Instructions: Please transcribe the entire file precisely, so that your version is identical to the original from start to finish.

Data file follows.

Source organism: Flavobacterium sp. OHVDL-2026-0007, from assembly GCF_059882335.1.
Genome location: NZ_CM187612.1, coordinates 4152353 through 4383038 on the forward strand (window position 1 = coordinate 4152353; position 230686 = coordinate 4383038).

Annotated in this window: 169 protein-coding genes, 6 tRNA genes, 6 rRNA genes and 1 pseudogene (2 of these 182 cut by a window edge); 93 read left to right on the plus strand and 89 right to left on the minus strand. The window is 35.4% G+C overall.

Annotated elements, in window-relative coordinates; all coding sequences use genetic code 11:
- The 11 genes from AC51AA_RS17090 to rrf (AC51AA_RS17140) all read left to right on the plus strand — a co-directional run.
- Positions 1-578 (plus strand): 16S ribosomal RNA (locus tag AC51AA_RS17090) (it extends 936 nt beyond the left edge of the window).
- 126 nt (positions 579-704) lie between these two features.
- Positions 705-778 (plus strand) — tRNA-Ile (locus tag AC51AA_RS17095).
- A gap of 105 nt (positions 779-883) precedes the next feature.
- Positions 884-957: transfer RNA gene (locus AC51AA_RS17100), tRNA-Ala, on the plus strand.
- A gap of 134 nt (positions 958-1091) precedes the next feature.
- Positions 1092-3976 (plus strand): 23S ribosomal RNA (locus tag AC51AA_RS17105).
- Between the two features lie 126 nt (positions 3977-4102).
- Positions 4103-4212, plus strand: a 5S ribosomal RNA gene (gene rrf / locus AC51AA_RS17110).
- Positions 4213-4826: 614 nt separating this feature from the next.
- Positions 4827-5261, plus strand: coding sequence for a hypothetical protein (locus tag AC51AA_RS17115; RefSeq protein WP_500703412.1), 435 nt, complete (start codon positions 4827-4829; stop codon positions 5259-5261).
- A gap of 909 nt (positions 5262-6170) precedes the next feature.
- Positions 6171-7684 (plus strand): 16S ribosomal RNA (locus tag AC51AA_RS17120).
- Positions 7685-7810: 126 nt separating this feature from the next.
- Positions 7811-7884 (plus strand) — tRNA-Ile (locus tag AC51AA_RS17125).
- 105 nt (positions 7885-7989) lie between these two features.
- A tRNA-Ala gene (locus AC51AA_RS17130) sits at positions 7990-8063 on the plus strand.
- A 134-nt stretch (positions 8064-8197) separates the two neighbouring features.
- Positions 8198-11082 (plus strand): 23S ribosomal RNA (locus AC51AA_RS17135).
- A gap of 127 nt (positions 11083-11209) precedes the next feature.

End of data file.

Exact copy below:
Source organism: Flavobacterium sp. OHVDL-2026-0007, from assembly GCF_059882335.1.
Genome location: NZ_CM187612.1, coordinates 4152353 through 4383038 on the forward strand (window position 1 = coordinate 4152353; position 230686 = coordinate 4383038).

Annotated in this window: 169 protein-coding genes, 6 tRNA genes, 6 rRNA genes and 1 pseudogene (2 of these 182 cut by a window edge); 93 read left to right on the plus strand and 89 right to left on the minus strand. The window is 35.4% G+C overall.

Annotated elements, in window-relative coordinates; all coding sequences use genetic code 11:
- The 11 genes from AC51AA_RS17090 to rrf (AC51AA_RS17140) all read left to right on the plus strand — a co-directional run.
- Positions 1-578 (plus strand): 16S ribosomal RNA (locus tag AC51AA_RS17090) (it extends 936 nt beyond the left edge of the window).
- 126 nt (positions 579-704) lie between these two features.
- Positions 705-778 (plus strand) — tRNA-Ile (locus tag AC51AA_RS17095).
- A gap of 105 nt (positions 779-883) precedes the next feature.
- Positions 884-957: transfer RNA gene (locus AC51AA_RS17100), tRNA-Ala, on the plus strand.
- A gap of 134 nt (positions 958-1091) precedes the next feature.
- Positions 1092-3976 (plus strand): 23S ribosomal RNA (locus tag AC51AA_RS17105).
- Between the two features lie 126 nt (positions 3977-4102).
- Positions 4103-4212, plus strand: a 5S ribosomal RNA gene (gene rrf / locus AC51AA_RS17110).
- Positions 4213-4826: 614 nt separating this feature from the next.
- Positions 4827-5261, plus strand: coding sequence for a hypothetical protein (locus tag AC51AA_RS17115; RefSeq protein WP_500703412.1), 435 nt, complete (start codon positions 4827-4829; stop codon positions 5259-5261).
- A gap of 909 nt (positions 5262-6170) precedes the next feature.
- Positions 6171-7684 (plus strand): 16S ribosomal RNA (locus tag AC51AA_RS17120).
- Positions 7685-7810: 126 nt separating this feature from the next.
- Positions 7811-7884 (plus strand) — tRNA-Ile (locus tag AC51AA_RS17125).
- 105 nt (positions 7885-7989) lie between these two features.
- A tRNA-Ala gene (locus AC51AA_RS17130) sits at positions 7990-8063 on the plus strand.
- A 134-nt stretch (positions 8064-8197) separates the two neighbouring features.
- Positions 8198-11082 (plus strand): 23S ribosomal RNA (locus AC51AA_RS17135).
- A gap of 127 nt (positions 11083-11209) precedes the next feature.